If you’ve recently tried to refinance your home, you’re probably quite aware of the changes in the lending market from a few years back. Even though interest rates have been held artificially low by the Federal Reserve, obtaining financing can be worse than getting a tooth extracted – even if you have pristine credit. That same market exists for commercial loans, and that’s why I sat down with industry guru Steve Gold to discover what’s going on.
Steve has been in the commercial financing business for forty years, during which time he has arranged both equity and debt for commercial properties of all kinds. In 1976, he became president of Center Financial, which he ran for fifteen years and during which it became one of America’s largest lenders for commercial properties. He chaired the advisory board for the Real Estate Curriculum at UCLA; and, in 1980, formed the UCLA Hotel Conference (although now housed under another entity) which attracts 2,500 attendees every year.
In 2000, Gold formed Hotel Financial Strategies, specializing in loans and equity funding for hotels. It quickly became one of the premier boutique firms in its field, annually supplying over $1 billion of financing for hotel development and acquisition. Gold’s extensive experience and influence in the lending industry made him the perfect person to explain why the economy remains so stagnant almost three years after the recession was declared over.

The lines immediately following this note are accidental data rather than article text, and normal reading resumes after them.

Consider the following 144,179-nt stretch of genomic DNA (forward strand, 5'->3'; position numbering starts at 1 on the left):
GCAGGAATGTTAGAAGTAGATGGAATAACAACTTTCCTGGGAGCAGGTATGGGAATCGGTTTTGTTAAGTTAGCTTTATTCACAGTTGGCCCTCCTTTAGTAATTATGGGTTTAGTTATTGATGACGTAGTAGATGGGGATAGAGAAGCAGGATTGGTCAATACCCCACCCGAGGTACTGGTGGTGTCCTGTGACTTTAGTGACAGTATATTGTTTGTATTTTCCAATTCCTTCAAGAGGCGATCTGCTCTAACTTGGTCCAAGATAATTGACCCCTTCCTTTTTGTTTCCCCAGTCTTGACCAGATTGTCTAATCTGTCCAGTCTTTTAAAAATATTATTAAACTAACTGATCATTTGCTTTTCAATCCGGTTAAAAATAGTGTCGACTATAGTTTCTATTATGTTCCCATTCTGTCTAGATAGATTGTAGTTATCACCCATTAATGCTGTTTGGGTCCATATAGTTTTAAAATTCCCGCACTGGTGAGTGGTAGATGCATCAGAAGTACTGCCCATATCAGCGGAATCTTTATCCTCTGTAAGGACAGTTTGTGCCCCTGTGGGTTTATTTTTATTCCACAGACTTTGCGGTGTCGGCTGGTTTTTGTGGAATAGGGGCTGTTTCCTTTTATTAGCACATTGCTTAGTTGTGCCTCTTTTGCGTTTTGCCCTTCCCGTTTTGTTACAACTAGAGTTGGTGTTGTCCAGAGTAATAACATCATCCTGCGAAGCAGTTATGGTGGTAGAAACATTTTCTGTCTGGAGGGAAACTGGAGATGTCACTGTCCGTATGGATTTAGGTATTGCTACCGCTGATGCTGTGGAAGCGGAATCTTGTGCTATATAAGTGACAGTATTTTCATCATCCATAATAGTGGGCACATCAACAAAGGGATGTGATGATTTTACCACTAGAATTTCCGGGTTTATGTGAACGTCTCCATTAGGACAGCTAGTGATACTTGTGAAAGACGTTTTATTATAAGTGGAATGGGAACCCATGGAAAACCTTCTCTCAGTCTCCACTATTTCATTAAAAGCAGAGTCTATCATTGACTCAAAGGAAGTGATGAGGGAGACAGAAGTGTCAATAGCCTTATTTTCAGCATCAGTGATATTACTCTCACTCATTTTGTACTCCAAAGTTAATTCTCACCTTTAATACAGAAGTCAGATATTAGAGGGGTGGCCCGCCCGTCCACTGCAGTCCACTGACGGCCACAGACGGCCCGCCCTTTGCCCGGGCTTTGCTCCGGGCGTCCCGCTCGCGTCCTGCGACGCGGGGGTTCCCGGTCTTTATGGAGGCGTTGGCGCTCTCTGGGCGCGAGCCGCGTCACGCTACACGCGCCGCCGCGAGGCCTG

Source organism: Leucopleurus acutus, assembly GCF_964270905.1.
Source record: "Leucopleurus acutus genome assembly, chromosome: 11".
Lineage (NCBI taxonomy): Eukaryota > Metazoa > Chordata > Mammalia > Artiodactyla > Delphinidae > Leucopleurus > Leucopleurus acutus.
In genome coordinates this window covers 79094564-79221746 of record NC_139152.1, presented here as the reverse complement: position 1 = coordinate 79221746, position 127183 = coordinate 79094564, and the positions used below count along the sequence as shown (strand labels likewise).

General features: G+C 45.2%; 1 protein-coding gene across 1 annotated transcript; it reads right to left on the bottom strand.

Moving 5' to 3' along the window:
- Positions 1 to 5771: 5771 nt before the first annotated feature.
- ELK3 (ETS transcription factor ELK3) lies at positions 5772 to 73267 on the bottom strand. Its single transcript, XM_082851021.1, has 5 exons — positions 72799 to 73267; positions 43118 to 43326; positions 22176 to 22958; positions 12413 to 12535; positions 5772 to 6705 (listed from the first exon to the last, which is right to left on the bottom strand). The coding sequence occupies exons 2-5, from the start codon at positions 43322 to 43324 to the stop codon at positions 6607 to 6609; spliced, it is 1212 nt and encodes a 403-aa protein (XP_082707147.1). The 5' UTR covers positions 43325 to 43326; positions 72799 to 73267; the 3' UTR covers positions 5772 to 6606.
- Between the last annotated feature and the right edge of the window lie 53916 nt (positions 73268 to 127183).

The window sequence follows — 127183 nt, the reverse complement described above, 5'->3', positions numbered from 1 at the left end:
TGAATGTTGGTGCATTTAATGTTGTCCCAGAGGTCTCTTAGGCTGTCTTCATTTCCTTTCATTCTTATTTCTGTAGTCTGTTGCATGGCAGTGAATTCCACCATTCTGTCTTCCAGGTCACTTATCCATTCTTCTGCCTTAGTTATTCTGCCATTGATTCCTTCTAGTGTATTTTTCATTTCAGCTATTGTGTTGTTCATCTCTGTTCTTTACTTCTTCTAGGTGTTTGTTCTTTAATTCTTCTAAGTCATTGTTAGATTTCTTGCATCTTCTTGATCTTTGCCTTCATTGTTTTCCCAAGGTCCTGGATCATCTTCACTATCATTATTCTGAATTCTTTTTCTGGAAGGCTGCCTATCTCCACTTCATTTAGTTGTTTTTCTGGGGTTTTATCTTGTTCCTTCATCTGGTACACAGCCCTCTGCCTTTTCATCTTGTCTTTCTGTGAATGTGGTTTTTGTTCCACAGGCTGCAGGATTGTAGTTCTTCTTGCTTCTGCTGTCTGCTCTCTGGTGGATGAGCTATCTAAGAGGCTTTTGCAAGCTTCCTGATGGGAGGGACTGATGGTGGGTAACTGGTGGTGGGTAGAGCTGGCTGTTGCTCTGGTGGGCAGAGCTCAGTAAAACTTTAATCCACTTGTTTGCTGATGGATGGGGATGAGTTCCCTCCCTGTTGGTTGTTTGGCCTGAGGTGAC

Gold reminded me that the real estate market started to plummet in the fourth quarter of 2007, and by 2009 he was down to two offices (from seven) and down to $50 million (from $1 billion) in annual finance activity. During the first nine months of the downturn, he had potential customers walk away from a billion dollars in commitments – a perfect, if concise, example of why the economy went into a free fall. The question is why it hasn’t bounced back.
The principal answer is Dodd-Frank. The recession left very few players on the field, and, while there used to be multiple sources of financing, the nation’s ten largest banks now control between 75% and 80% of the market. Dodd-Frank may not officially be in effect, but Gold explained how each of these banks is acting as if the law is in full force. In addition, the banks are spending huge sums of money dealing with the regulators who are crawling all over them and restricting their activities.
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